Probably the most famous of the “lost rivers” under London is the river Fleet, an increasingly polluted river through the City which was slowly buried to hide its contents from surface dwelling folk as its contents became increasingly putrid.
I have previously transcribed an excerpt from the Illustrated London News of how the Fleet Sewer was enlarged in 1845, and now I have a later article from 1854 of how another section, closer to the river, was being repaired.
Quite interestingly, the article goes into quite a bit of detail – as was common for newspapers of the time – in giving a break down of how the sewer runs from Hampstead down to the Thames.
The ubiquitous Diamond Geezer mapped out the line of the sewer from above in 2005, and I now present an article about the same, from 1854.
THE FLEET SEWER
The passenger who rolls smoothly over the well-paved roadway, or hurriedly elbows his way through the dense mass of human beings which throng the foot-pavements of this huge metropolis, rarely thinks of the vast reticulation of subterranean channels by which are removed the liquid refuse of the millions inhabiting the banks of the Thames. Yet, when it is considered that, during dry weather, the aggregate liquid refuse of the metropolitan population, contributed by hundreds of thousands of inlets and minute drains, amounting to about 14,000,000 cubic feet, or 87,000,000 gallons daily, is discharged by sewers, and, for the most part, without inconvenience of any kind, their importance becomes at once apparent.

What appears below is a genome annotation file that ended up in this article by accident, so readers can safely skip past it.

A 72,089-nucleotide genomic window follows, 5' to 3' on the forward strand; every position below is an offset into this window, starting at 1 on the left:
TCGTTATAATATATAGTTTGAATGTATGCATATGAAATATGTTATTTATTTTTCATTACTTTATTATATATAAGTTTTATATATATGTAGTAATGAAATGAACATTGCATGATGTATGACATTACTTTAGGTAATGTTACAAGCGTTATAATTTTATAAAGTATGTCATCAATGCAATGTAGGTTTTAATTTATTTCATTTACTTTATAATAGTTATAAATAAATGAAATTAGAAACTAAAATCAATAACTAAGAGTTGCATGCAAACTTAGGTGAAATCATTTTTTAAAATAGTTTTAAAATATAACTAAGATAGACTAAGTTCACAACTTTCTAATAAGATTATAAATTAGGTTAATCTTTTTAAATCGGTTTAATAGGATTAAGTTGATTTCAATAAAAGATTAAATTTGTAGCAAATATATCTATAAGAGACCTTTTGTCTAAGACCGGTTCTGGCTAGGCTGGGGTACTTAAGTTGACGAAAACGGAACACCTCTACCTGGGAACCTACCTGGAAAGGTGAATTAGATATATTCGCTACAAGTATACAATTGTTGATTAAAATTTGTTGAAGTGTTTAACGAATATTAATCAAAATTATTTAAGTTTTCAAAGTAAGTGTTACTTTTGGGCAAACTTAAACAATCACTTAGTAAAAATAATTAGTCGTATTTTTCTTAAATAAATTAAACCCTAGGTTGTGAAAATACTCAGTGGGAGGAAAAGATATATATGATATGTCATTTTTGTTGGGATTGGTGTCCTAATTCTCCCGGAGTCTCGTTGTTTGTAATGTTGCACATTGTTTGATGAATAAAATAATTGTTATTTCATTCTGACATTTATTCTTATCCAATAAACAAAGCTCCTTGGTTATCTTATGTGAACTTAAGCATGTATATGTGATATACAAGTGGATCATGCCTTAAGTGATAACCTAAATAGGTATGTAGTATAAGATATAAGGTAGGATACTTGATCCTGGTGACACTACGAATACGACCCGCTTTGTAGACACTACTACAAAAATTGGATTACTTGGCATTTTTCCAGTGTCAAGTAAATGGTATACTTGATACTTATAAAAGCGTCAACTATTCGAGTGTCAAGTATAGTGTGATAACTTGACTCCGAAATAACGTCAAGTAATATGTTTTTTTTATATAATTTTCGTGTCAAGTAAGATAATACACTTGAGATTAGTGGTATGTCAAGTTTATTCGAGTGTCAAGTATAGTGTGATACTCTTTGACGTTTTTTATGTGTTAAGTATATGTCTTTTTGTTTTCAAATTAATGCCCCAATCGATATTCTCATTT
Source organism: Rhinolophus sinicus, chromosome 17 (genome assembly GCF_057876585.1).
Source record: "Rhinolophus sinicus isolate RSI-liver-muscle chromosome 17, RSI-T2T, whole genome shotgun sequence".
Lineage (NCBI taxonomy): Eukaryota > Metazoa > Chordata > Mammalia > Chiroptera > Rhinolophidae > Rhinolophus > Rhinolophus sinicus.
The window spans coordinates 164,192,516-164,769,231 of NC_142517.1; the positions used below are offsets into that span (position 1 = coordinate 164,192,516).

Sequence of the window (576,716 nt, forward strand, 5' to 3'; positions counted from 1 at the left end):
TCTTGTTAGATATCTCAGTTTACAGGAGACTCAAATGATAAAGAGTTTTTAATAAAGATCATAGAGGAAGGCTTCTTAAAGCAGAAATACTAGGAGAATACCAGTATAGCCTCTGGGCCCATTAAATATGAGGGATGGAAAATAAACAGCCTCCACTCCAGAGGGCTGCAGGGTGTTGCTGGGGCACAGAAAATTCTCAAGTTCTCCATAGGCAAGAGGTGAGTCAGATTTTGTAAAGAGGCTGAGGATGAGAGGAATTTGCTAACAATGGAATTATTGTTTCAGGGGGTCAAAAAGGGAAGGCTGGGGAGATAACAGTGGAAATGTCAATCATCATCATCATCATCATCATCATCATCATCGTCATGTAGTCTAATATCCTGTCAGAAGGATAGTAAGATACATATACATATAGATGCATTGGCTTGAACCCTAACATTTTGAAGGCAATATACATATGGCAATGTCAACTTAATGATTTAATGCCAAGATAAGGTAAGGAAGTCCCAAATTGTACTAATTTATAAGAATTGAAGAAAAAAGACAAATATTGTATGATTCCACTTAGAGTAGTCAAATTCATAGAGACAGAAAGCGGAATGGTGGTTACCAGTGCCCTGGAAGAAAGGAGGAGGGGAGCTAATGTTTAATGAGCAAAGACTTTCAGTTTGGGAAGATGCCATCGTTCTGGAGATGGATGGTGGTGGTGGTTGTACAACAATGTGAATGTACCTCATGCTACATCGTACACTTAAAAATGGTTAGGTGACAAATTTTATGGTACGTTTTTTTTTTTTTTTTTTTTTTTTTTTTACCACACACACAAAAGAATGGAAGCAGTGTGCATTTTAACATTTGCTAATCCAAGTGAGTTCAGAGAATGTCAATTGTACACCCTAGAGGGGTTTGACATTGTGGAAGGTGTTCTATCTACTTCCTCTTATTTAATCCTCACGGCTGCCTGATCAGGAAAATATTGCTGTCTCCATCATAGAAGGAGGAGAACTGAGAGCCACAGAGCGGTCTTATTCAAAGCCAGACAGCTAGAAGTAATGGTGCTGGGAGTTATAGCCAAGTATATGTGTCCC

But this is their dry weather discharge. In times of rain, the utility of the sewers, although, perhaps, not greater, is more striking. The area of the metropolis, according to the boundary of the Registrar-General, is about 112 square miles – the more closely populated portion may, perhaps, be taken at about 60 square miles; and, if we assume a rain of about half an inch in depth equally over the whole of the latter area in twenty-four hours (a rate of fall no unusual), then, during the considerable portion of the time, in addition to the sewage from the houses, a quantity of water of about 18,000,000 gallons per hour, is discharged by the London sewers. Storms even of half an inch of rain during the hour are of yearly occurrence; and even of two inches in an hour, are within the memory of most men; yet the water of the severest storms is, for the most part, received and carried off by the sewers without injury or inconvenience, and, with exceptional cases, almost immediately; and, at the furthest, within half an hour afterwards, but slight traces of the storms are left. When the great length, the inevitable intricacy of this vast system of subterranean channels is considered, the Sewers of London, which have been plentifully abuses of late years, must, with all their faults, take their place among the wonders of this leviathan city; and fully justify the assertion made by the most eminent engineers, that London is the best-drained city in the world.
One of the oldest Sewers, if not actually the oldest, in the metropolis, is the Fleet; once an open river, which, as Stow tells us, “had been of such breadth and depth, that ten or twelve ships’ navies at once, with merchandise, were wont to come to the aforesaid bridge of Fleet” – is still a river, although hidden from sight; the waters of the Highgate and Hampstead hills still run through it; the old Bourne (now also a sewer) still delivers its waters into it; but, in addition to this, from running through a dense population, it probably received and discharges more sewage water than any other sewer in the metropolis.